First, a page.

Economic growth can be boosted, jobs can be saved or even created and greenhouse gas emissions can be cut if we take advantage of the worldwide changes that have occurred as we hunkered down in response to the COVID-19 pandemic.
That’s the crux of the Sustainable Recovery Plan presented today by the International Energy Agency. It focuses on a series of actions that can be taken over the next three years to revitalize economies and boost employment while making energy systems cleaner and more resilient.
The plan, outlined in a special edition of the IEA’s annual World Energy Outlook, examines more than 30 individual policies that could potentially lift the world out of its Covid-19 economic slump and generate “climate-safe growth.”
The policies would create 9 million jobs across a variety of energy-intensive sectors and push global GDP 3.5% higher by 2023 than it would otherwise have been, according to a joint IEA-International Monetary Fund analysis.
To achieve these results, however, authors of the report say it would require global investment of about $1 trillion annually over the next three years.
“Governments have a once-in-a-lifetime opportunity to reboot their economies and bring a wave of new employment opportunities while accelerating the shift to a more resilient and cleaner energy future,” Fatih Birol, IEA’s executive director, said in a statement. “Policy makers are having to make hugely consequential decisions in a very short space of time as they draw up stimulus packages. Our Sustainable Recovery Plan provides them with rigorous analysis and clear advice on how to tackle today’s major economic, energy and climate challenges at the same time.”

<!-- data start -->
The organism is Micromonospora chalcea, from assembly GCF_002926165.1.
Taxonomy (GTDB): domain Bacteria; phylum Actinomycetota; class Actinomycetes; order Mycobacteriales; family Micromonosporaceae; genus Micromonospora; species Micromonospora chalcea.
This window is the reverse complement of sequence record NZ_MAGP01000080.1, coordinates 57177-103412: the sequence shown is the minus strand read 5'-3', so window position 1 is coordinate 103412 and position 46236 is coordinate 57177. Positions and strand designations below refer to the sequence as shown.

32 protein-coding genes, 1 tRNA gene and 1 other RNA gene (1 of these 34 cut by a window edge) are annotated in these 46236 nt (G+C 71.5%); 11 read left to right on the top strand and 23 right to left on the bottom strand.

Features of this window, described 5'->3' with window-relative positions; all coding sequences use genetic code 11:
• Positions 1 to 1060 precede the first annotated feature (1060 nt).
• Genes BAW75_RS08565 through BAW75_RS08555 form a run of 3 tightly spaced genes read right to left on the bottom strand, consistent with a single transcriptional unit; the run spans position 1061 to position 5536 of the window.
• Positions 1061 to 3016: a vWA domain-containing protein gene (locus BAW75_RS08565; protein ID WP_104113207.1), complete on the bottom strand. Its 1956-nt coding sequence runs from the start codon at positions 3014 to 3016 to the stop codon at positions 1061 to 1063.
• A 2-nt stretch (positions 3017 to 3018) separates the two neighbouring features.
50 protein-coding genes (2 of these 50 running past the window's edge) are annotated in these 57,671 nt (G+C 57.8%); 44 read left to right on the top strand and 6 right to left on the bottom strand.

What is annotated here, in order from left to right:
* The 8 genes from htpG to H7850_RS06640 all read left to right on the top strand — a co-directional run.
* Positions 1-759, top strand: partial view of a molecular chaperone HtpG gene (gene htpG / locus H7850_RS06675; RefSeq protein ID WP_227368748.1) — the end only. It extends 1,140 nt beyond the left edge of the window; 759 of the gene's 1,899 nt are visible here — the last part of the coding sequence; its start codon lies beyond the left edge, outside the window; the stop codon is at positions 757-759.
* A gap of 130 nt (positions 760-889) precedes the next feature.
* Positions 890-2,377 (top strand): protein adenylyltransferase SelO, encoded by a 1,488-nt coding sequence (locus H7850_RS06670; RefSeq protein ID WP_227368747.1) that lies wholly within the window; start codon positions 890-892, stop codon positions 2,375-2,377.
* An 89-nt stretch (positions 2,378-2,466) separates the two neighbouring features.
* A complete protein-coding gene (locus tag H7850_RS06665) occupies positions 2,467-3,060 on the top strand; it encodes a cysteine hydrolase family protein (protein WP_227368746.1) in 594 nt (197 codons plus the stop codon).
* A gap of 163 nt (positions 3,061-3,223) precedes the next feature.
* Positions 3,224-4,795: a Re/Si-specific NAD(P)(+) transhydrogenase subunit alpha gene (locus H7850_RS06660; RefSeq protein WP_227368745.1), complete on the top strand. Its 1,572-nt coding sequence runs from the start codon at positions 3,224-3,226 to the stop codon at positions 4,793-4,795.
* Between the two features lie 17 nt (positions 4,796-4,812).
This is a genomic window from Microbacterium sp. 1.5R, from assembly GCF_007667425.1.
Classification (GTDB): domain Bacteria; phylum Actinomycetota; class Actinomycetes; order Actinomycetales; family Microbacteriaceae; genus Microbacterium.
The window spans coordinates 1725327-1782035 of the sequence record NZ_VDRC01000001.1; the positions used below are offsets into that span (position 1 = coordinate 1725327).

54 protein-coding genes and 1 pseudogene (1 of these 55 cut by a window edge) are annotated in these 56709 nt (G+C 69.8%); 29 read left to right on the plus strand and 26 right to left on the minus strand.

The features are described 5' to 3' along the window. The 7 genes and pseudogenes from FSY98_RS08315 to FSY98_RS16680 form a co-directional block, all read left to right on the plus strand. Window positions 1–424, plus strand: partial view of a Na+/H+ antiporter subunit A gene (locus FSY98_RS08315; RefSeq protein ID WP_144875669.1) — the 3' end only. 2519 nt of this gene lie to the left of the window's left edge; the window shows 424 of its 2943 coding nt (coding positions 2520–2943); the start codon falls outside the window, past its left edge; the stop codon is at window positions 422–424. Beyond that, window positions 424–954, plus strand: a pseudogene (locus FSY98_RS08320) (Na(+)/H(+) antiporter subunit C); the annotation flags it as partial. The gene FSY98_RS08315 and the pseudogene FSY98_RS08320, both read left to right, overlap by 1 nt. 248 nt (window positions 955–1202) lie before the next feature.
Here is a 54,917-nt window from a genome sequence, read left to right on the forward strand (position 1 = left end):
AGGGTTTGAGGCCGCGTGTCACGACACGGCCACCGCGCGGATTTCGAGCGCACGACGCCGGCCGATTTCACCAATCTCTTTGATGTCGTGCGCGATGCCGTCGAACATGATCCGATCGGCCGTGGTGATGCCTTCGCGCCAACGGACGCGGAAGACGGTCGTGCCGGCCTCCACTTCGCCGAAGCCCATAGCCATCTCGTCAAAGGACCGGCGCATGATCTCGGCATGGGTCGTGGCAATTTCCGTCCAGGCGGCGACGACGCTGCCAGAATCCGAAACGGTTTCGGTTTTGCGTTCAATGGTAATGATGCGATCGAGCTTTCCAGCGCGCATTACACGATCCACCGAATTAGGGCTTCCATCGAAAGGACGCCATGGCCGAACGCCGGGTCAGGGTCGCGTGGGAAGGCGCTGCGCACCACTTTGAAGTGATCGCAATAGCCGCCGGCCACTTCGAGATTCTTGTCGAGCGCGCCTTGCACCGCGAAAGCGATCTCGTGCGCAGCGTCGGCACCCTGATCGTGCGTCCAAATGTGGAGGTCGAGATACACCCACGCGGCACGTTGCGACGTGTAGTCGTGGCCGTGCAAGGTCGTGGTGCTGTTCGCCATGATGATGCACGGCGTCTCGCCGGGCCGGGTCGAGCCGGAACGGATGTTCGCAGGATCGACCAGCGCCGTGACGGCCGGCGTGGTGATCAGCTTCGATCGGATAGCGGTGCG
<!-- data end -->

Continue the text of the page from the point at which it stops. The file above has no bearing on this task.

The IEA’s energy employment database shows that the energy industry directly employed around 40 million people globally as of last year. The special report estimates that 3 million of those jobs have been lost or are at risk due to the impacts of Covid-19, with another 3 million jobs lost or at risk in related areas such as vehicles, buildings and industry.
The largest portion of the millions of new jobs created through the Sustainable Recovery Plan would be in retrofitting buildings to improve energy efficiency and in the electricity sector, according to the report.
An international team of researchers has developed an interactive online platform to make climate scenarios work for decision makers.